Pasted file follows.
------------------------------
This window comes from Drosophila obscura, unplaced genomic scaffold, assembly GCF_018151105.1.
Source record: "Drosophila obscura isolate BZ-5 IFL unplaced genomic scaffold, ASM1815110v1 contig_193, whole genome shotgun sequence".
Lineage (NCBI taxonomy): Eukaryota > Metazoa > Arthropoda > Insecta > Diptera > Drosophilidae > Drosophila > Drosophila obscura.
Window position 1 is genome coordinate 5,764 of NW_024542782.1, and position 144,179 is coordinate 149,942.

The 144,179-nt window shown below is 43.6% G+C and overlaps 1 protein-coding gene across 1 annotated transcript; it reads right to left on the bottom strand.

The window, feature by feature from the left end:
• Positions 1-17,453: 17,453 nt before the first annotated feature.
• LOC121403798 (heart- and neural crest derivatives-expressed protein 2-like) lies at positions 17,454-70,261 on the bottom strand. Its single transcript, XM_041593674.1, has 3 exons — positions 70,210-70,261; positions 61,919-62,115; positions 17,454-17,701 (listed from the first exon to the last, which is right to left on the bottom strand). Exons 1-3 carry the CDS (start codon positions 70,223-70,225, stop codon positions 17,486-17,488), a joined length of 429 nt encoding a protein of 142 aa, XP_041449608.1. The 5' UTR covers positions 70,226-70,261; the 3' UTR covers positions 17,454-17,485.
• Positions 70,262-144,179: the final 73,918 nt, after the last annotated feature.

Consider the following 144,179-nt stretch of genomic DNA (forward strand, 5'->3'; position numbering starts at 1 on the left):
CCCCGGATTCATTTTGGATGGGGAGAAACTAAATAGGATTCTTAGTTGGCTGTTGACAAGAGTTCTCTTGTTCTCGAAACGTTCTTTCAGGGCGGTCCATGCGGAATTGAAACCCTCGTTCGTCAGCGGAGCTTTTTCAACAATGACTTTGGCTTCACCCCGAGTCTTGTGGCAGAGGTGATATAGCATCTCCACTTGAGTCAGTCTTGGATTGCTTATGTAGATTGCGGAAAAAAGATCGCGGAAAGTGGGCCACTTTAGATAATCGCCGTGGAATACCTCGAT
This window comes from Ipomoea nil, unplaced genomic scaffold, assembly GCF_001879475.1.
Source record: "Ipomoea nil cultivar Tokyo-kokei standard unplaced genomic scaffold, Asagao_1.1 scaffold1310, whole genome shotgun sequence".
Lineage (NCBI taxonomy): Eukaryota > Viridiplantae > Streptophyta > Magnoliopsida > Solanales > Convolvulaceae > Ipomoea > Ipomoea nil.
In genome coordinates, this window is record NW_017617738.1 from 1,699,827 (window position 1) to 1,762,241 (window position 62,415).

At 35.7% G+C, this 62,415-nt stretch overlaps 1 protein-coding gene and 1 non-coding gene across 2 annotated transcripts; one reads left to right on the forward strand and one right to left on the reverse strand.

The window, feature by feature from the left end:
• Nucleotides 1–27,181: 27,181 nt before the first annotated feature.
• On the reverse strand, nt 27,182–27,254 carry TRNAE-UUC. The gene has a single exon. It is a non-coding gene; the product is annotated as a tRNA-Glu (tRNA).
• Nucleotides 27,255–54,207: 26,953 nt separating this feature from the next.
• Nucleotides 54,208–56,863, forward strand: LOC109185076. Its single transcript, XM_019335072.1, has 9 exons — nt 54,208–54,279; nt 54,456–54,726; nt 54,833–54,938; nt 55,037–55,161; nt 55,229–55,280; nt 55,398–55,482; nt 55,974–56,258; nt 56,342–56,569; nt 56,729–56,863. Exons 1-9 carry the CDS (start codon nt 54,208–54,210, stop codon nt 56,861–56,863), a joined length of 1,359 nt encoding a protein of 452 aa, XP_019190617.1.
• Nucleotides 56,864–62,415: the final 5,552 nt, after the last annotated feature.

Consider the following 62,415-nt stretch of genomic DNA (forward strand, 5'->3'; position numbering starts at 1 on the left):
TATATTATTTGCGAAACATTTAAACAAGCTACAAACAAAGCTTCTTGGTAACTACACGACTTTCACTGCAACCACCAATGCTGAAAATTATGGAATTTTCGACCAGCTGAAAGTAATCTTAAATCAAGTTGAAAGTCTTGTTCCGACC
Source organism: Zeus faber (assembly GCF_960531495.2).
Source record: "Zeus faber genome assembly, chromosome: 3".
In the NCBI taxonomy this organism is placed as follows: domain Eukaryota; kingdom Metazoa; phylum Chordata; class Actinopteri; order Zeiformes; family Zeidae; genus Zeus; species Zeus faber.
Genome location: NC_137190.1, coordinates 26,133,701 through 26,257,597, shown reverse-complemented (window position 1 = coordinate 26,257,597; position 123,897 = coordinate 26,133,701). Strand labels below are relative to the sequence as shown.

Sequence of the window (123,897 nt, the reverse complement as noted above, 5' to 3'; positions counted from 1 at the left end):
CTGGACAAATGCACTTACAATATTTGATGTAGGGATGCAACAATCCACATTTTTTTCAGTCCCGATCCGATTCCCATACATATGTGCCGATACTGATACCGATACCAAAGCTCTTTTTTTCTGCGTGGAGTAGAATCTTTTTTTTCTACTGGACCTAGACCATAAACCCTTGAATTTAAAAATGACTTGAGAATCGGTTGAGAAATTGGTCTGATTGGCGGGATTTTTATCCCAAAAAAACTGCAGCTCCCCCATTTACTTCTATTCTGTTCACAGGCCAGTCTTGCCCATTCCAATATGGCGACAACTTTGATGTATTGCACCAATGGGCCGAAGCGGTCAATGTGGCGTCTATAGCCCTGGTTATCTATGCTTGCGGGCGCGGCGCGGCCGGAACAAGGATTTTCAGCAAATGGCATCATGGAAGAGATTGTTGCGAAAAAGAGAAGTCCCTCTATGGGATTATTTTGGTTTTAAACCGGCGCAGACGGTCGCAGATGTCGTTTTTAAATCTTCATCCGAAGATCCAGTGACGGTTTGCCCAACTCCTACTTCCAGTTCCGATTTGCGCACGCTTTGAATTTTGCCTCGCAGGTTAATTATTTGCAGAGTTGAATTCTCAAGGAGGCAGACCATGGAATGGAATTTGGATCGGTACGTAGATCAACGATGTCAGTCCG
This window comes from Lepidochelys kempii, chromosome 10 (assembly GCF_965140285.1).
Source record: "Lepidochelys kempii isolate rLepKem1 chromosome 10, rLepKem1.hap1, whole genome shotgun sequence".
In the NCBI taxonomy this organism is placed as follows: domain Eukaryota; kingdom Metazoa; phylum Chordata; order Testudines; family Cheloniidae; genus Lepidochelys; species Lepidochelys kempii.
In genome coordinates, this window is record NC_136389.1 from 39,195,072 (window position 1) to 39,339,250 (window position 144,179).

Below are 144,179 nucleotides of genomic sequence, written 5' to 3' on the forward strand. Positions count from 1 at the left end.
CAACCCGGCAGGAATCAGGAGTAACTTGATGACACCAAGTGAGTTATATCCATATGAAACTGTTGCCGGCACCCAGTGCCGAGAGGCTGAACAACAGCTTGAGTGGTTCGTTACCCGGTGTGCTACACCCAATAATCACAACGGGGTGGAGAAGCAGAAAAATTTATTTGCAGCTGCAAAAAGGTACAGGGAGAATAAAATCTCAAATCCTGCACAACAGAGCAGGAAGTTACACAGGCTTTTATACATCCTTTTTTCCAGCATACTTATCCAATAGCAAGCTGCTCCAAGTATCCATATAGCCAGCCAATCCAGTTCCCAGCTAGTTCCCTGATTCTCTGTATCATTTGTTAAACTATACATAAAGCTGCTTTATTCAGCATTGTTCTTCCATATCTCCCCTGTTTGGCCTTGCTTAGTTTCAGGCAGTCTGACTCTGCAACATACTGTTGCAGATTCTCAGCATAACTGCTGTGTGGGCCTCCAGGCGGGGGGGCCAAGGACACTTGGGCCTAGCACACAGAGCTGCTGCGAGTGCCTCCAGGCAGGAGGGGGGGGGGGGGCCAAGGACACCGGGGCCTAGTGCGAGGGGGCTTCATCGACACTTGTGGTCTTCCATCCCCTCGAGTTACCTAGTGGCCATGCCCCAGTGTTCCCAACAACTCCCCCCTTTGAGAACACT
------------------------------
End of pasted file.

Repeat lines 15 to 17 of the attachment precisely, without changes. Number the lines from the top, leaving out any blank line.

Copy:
In genome coordinates, this window is record NW_017617738.1 from 1,699,827 (window position 1) to 1,762,241 (window position 62,415).

At 35.7% G+C, this 62,415-nt stretch overlaps 1 protein-coding gene and 1 non-coding gene across 2 annotated transcripts; one reads left to right on the forward strand and one right to left on the reverse strand.

The window, feature by feature from the left end: